But This Is Your Country!

But This Is Your Country!

Written by Nishan Bakalian, serving in Lebanon with the Union of Armenian Evangelical Churches.

Perched atop a barstool outside a one-table “manoucheh” (the standard Lebanese breakfast food – pizza-shaped dough with thyme and oil topping) bakery, I was enjoying breakfast late one morning on Armenia Street in Beirut. A young couple with their toddler in a stroller walked up. The husband entered the shop and placed their order in Arabic, and then, standing right next to me, they began discussing something. The wife was busy mixing formula for the baby, freely making use of “my” table to do so (an American interpersonal distance measurement). Meanwhile, my Lebanese and Armenian nosiness piqued, and I started paying unconcealed attention to the scene unfolding at my front-row seat. He, Lebanese, she, Filipina, were glancing back and forth from one cell phone to another and discussing their next move in somewhat heated English. He: “I don’t know, it’s been four years since I’ve been here! A lot has changed, you know.” She: “I don’t mind walking, but you have to figure out where we’re going! It’s your country!”

I waited until I could catch both of their eyes, or perhaps all four, and asked, “Can I be of help?” With little hesitation, they said that they were looking for places that might have artwork on display, and maybe some things for sale as well. I said, “Just ahead of you, on the other side of the street, is ‘Plan Bey.’ I think it’s what you’re looking for. Plus, if you walk back to Gemmayzeh, stay on the left fork, with the traffic coming to you, there are a few places there as well.” Obviously relieved, the wife exclaimed, “Thank you! You saved us from an argument!”

The husband darted in and came out with the manoucheh and asked, “Is there an exchange place nearby?” I said, “You can stop at any money transfer place.” “They exchange money?” “But it’s not worth the trouble. Just about every business will accept payment in US dollars.” “But I’ve heard that some places don’t have good rates.” “As long as it’s 89,000-something lira, the difference won’t be much. Don’t worry about it.” As they prepared to leave, the husband said, “You should start a blog!” I smiled and said, “I have one already!” and then spelled out “Nshanakir” for him. “There it is, the first hit.” And he started reading it as they went ahead to their first destination.

Living and serving in Lebanon is like this. It is both “our” and “not our” country. We see the actions of the political class stalling the election of a president for the past year, and the lifestyles of the privileged class maintaining their happy lifestyle and feeling anger at what they are doing to our “home.” Though we do not directly feel the pain of those around us, we still are pierced by the tales about families in our churches and schools, tales of woe, economic and social, related by our co-workers. We do our best to listen well and support them without pretending that we are in the same boat.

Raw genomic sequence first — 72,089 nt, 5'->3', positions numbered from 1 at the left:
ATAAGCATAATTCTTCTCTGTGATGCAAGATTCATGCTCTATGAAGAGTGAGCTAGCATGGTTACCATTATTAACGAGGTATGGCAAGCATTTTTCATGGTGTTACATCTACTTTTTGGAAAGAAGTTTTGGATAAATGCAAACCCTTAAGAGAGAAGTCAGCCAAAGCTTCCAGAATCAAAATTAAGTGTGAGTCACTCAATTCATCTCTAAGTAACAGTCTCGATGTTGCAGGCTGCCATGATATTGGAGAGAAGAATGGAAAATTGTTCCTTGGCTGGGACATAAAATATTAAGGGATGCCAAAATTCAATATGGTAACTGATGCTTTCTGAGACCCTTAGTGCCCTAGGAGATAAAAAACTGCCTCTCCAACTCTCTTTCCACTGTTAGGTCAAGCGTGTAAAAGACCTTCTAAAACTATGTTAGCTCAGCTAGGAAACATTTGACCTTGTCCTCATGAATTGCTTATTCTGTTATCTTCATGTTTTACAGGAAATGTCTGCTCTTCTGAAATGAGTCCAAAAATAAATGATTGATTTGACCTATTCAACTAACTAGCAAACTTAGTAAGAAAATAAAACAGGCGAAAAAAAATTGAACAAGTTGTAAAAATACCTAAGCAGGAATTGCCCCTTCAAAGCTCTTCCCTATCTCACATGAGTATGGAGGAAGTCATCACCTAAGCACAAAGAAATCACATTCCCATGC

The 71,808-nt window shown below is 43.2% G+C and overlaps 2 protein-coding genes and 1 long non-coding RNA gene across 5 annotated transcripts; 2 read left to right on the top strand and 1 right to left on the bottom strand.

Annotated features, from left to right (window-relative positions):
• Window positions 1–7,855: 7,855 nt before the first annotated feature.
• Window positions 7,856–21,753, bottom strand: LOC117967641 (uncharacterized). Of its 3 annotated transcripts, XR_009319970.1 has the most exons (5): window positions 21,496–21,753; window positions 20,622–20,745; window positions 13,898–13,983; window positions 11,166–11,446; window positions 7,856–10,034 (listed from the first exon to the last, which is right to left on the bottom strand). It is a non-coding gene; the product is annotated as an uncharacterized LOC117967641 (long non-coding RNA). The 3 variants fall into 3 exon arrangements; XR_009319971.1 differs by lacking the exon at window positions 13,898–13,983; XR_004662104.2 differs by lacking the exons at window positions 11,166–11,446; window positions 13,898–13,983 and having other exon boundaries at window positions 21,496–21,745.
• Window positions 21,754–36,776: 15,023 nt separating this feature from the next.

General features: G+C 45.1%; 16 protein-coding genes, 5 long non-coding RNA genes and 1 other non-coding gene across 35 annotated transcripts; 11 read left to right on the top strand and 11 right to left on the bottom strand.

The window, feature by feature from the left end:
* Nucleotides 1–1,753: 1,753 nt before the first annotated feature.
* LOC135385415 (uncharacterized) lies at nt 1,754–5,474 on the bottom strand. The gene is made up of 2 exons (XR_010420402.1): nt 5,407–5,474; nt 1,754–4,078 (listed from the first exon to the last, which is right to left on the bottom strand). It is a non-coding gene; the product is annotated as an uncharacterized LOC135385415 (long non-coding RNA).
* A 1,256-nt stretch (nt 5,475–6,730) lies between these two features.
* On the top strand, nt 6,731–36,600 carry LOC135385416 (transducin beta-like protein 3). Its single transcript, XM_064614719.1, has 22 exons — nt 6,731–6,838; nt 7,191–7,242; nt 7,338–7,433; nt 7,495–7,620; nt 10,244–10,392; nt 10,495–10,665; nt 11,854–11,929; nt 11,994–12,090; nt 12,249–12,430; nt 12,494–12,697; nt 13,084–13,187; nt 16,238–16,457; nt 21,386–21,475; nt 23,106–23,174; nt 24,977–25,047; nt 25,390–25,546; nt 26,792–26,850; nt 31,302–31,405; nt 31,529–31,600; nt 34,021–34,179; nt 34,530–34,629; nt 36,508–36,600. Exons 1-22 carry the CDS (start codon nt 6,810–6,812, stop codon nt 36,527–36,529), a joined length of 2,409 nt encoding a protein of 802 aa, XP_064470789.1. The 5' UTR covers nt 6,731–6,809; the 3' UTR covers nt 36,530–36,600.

Apparently, native-born Lebanese also have difficulty considering their country “theirs,” but in a different direction. They both love and hate their country; they run away from it and return to it. While they are in Lebanon, they curse its condition, and when they are on distant shores, they cannot but extol its charms. As Maria continues her efforts at Haigazian University in the Alumni Affairs office, making contacts and preparing e-newsletters, she has noticed that there are some graduates who feel an intense connection and even obligation to the university, and many others who consider it “no longer of interest to me.”

Seeing such conflicting connections and puzzlement over people’s sense of belonging, we detect that it has involuntarily become part of our makeup as we serve here and “seek the welfare of the city” (Jer. 29.7) to which God has sent us. Since living in the Middle East means reconciling and coexisting with the layers of history that surround us, as Armenians, we have an added layer weighing on our hearts. With sorrow and shame, we are witnessing, albeit at a distance, the ongoing dismemberment, displacement, and destruction of Armenian homelands. We cannot help but be paralyzed by the unfolding scenes of deprivation and military actions against the native population of Artsakh (or Nagorno-Karabakh) since the 2020 war up to and beyond the current surrender. That country, too, is “ours”, although Azerbaijan, like its sister Turkey, does its utmost to deny it, resorting to physically chiseling away any evidence of the Armenian presence in the land and spreading historical disinformation to the world while claiming to have the welfare of the Armenian population in mind – those whose food, medicine, electricity, and communication they have been blockading since last December.

Yet this head-spinning pain we are enduring may be one of our most important resources in ministering in this region in these days. Though it is not a tool one would actively desire, when we are in God’s hands, it shapes us to think, feel, pray, and act in a Christlike manner. It brings us to a place of interaction with beloved friends and strangers nearby, with suffering compatriots only a short distance from us, and with caring partners half a world away. Since Christ Jesus endured such trials (I Peter 4.13), these ordeals bind us together across borders into ever closer fellowship, warn us away from becoming the callous and cruel of this world, and enable us to reflect Christ’s compassion, wisdom, and courage as we continue to labor in his Name. So, we can confidently call the place we came from, the place we serve, and all the places whose sorrows we daily bear – “our country.”

Rev. Nishan Bakalian

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